Christen Wallner slaps the smooth, well-groomed flank of her chestnut mare, which is still breathing hard after a trot around the sod-filled arena.
The horse cranes its neck and nods, as if to acknowledge Wallner's reassuring pats.
Wallner tugs the reins and kicks the 9-year-old thoroughbred into gear. The horse bolts toward an obstacle, leaps and clears it by inches before pulling up to an abrupt halt.
Last month, Wallner performed the same stunt before the Duchess of York, Sarah Ferguson, in international competition. Wallner competed against more than 500 of the world's best equestrians, including Princess Anne of Great Britain.
Not bad for a teen-ager from Westlake Village on her first trip to England, the Mecca for the sport of three-day eventing.
The sport combines a series of skill tests for both horse and rider. They include: dressage--a series of compulsory movements performed in an arena; a speed and endurance phase--which includes cross-country running and obstacle jumping; and a stadium jumping test.
Three-day eventing evolved from a time when the U. S. Army used cavalry horses. The riders' skills were judged and their horses were tested for speed, stamina and courage.
Today, three-day eventing is an Olympic sport and riders compete into their 30s and 40s.
Wallner, 18, already is a veteran of the sport, having ridden for 13 years. She was one of only four riders from California and Hawaii named to the North American Young Riders Championships, a prestigious team of riders aged 16 to 21 from throughout the United States, Canada and Mexico. She developed an affinity for horses when she was 5 years old. Her devotion to horses and the countless hours she spent at the stables as a youngster earned Wallner the nickname "barn rat."
She took lessons and learned to ride on an English-style saddle because her legs were too short to fit into the stirrups of a Western-style saddle. Soon, Wallner became adept at jumping obstacles at an age when most young girls still were playing with plastic dolls.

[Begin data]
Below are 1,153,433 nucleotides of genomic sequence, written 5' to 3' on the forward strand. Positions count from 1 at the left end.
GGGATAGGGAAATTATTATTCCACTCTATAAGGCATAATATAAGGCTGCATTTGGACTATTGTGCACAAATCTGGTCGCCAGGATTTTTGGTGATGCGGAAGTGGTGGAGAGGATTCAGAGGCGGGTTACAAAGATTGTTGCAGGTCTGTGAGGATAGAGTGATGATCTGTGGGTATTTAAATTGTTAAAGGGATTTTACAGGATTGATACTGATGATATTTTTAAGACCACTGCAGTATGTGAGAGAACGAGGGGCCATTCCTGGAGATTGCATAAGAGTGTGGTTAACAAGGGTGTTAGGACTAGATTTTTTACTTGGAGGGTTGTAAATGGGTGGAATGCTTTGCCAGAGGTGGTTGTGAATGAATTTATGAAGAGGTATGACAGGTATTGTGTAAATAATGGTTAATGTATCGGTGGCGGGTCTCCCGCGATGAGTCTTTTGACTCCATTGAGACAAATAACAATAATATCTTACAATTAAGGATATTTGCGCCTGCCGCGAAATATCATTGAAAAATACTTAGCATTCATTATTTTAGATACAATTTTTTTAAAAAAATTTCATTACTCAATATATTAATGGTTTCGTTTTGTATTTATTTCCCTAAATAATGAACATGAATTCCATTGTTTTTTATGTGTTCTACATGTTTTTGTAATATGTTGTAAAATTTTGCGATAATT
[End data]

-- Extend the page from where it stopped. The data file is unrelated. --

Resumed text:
"My horses were always there for me," she said. "They were my best friends. I was good at riding and it made me happy. I just loved the way the horses moved."
Wallner started competing at age 10 and was setting goals for herself at 12. As a teen-ager, Wallner refined her riding skills and also learned to train and groom horses.
Since graduating from Agoura High last spring, Wallner has devoted her time to training and competing.
And that devotion has paid off. Wallner recently was named the best young equestrian in California by the U. S. Combined Training Assn. Wallner was also the state's top rider at the 1987 American Continental Young Riders' Championship in South Hamilton, Mass., in August.
Wallner tied for third place in last month's international riding trials in Harrogate, England, and competed throughout England for three months against many of the world's top equestrians.
"Right now, riding means more to me than anything and I'm willing to give up everything to do it," she said. "I have to be able to if I want to make it to the Olympics."
Wallner's petite, svelte frame and blonde good looks are an advantage in a sport where a horse and rider's appearance is as important as their performance.
"It's supposed to look like the horse knows what he's doing and you're just sitting there looking pretty," she said.
In her black shadbelly coat and knee-high leather boots, Wallner has no problem looking good on a horse. Decked out in her riding attire, Wallner cuts a striking figure atop her 9-year-old mare, True Core.
But the sport involves more than just smiling at the judges. Hurdling six-foot-high obstacles at a dead gallop can be hazardous. Wallner's numerous injuries in eight years of competition attest to the risks of the sport. She has had a fractured jaw, suffered a concussion, broken wrist and had stitches in her mouth after falls.
"You know the risk is there, but you just can't think about it," Wallner said.
Wallner owns and trains three horses: True Core, an English thoroughbred named High There, and a 7-year-old thoroughbred. To be successful in three-day eventing, Wallner has to cultivate a strong rapport with her horses.
"When I buy a horse, I look for what we call 'heart,' " Wallner said. "A horse has to have heart to go the distance in these events."
Wallner hopes to ride in the Olympics in the 1990s, but she cannot count on it. It will depend on whether she has a horse trained to compete at that level.
"The Olympics are my goal, but you just don't know if you will have a horse ready that has peaked with you," Wallner said. "I can't take any shortcuts.
"It's hard sometimes. People don't always understand why you're always with your horse. But when you're riding, and the horse looks good and you look good and you know everything is going well, you'll be rewarded."